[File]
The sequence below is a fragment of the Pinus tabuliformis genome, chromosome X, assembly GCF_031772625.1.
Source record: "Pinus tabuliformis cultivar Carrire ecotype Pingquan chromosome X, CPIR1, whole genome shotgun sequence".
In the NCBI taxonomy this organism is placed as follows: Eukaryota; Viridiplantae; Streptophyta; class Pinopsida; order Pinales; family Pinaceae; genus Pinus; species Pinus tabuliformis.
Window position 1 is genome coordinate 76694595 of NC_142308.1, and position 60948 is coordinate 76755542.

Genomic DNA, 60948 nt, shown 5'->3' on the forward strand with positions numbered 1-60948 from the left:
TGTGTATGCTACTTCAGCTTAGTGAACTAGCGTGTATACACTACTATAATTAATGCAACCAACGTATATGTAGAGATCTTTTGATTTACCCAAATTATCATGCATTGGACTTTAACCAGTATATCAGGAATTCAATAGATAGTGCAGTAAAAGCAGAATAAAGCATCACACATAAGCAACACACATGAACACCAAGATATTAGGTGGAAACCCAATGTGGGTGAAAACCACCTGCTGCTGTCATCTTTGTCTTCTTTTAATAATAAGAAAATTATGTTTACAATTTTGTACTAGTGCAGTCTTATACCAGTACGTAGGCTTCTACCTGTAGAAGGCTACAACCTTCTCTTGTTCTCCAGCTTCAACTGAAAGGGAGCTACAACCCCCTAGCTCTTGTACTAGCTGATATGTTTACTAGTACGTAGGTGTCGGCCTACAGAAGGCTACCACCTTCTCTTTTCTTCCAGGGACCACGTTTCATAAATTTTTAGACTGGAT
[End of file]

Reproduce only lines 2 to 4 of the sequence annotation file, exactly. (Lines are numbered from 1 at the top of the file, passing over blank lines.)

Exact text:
Source record: "Pinus tabuliformis cultivar Carrire ecotype Pingquan chromosome X, CPIR1, whole genome shotgun sequence".
In the NCBI taxonomy this organism is placed as follows: Eukaryota; Viridiplantae; Streptophyta; class Pinopsida; order Pinales; family Pinaceae; genus Pinus; species Pinus tabuliformis.
Window position 1 is genome coordinate 76694595 of NC_142308.1, and position 60948 is coordinate 76755542.